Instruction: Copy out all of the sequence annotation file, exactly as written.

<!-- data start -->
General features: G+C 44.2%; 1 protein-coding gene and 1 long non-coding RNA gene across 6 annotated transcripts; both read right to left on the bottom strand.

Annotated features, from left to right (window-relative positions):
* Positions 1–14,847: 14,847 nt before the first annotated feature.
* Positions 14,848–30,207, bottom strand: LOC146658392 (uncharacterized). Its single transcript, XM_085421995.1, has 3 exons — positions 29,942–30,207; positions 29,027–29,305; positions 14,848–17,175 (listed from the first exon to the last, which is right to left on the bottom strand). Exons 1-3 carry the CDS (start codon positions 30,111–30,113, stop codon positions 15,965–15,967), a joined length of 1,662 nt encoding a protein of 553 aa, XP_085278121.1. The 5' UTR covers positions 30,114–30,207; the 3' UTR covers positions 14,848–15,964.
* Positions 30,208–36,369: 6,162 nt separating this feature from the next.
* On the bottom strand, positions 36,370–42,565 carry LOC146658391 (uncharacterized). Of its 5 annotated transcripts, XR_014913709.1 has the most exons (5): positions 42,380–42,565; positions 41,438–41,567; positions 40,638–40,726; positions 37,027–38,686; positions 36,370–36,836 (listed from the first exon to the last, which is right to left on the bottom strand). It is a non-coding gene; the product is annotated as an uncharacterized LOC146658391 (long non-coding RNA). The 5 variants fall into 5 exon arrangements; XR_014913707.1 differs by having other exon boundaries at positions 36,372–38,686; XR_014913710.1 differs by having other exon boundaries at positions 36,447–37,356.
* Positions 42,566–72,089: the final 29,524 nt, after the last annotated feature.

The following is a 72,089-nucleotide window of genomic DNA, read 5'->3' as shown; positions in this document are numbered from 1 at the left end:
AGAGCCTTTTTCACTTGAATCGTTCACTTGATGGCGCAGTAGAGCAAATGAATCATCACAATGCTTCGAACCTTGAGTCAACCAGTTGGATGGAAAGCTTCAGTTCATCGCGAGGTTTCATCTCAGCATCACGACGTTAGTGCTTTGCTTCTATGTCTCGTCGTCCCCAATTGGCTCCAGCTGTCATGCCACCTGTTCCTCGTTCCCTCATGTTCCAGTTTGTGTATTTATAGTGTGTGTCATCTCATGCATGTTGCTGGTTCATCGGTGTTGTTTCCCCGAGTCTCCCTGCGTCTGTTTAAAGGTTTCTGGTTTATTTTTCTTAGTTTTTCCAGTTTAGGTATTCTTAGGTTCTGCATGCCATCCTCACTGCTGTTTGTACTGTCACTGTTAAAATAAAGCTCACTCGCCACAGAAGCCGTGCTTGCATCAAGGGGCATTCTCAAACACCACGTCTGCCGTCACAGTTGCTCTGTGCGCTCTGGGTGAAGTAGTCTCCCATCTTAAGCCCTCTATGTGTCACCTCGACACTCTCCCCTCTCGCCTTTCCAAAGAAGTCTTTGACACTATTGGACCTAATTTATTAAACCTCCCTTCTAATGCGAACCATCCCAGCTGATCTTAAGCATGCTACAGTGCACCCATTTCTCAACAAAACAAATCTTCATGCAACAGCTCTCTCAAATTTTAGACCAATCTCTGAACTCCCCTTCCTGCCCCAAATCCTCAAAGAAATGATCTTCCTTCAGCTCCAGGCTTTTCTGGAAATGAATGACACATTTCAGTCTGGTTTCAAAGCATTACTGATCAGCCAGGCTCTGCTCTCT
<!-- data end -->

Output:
General features: G+C 44.2%; 1 protein-coding gene and 1 long non-coding RNA gene across 6 annotated transcripts; both read right to left on the bottom strand.

Annotated features, from left to right (window-relative positions):
* Positions 1–14,847: 14,847 nt before the first annotated feature.
* Positions 14,848–30,207, bottom strand: LOC146658392 (uncharacterized). Its single transcript, XM_085421995.1, has 3 exons — positions 29,942–30,207; positions 29,027–29,305; positions 14,848–17,175 (listed from the first exon to the last, which is right to left on the bottom strand). Exons 1-3 carry the CDS (start codon positions 30,111–30,113, stop codon positions 15,965–15,967), a joined length of 1,662 nt encoding a protein of 553 aa, XP_085278121.1. The 5' UTR covers positions 30,114–30,207; the 3' UTR covers positions 14,848–15,964.
* Positions 30,208–36,369: 6,162 nt separating this feature from the next.
* On the bottom strand, positions 36,370–42,565 carry LOC146658391 (uncharacterized). Of its 5 annotated transcripts, XR_014913709.1 has the most exons (5): positions 42,380–42,565; positions 41,438–41,567; positions 40,638–40,726; positions 37,027–38,686; positions 36,370–36,836 (listed from the first exon to the last, which is right to left on the bottom strand). It is a non-coding gene; the product is annotated as an uncharacterized LOC146658391 (long non-coding RNA). The 5 variants fall into 5 exon arrangements; XR_014913707.1 differs by having other exon boundaries at positions 36,372–38,686; XR_014913710.1 differs by having other exon boundaries at positions 36,447–37,356.
* Positions 42,566–72,089: the final 29,524 nt, after the last annotated feature.

The following is a 72,089-nucleotide window of genomic DNA, read 5'->3' as shown; positions in this document are numbered from 1 at the left end:
AGAGCCTTTTTCACTTGAATCGTTCACTTGATGGCGCAGTAGAGCAAATGAATCATCACAATGCTTCGAACCTTGAGTCAACCAGTTGGATGGAAAGCTTCAGTTCATCGCGAGGTTTCATCTCAGCATCACGACGTTAGTGCTTTGCTTCTATGTCTCGTCGTCCCCAATTGGCTCCAGCTGTCATGCCACCTGTTCCTCGTTCCCTCATGTTCCAGTTTGTGTATTTATAGTGTGTGTCATCTCATGCATGTTGCTGGTTCATCGGTGTTGTTTCCCCGAGTCTCCCTGCGTCTGTTTAAAGGTTTCTGGTTTATTTTTCTTAGTTTTTCCAGTTTAGGTATTCTTAGGTTCTGCATGCCATCCTCACTGCTGTTTGTACTGTCACTGTTAAAATAAAGCTCACTCGCCACAGAAGCCGTGCTTGCATCAAGGGGCATTCTCAAACACCACGTCTGCCGTCACAGTTGCTCTGTGCGCTCTGGGTGAAGTAGTCTCCCATCTTAAGCCCTCTATGTGTCACCTCGACACTCTCCCCTCTCGCCTTTCCAAAGAAGTCTTTGACACTATTGGACCTAATTTATTAAACCTCCCTTCTAATGCGAACCATCCCAGCTGATCTTAAGCATGCTACAGTGCACCCATTTCTCAACAAAACAAATCTTCATGCAACAGCTCTCTCAAATTTTAGACCAATCTCTGAACTCCCCTTCCTGCCCCAAATCCTCAAAGAAATGATCTTCCTTCAGCTCCAGGCTTTTCTGGAAATGAATGACACATTTCAGTCTGGTTTCAAAGCATTACTGATCAGCCAGGCTCTGCTCTCT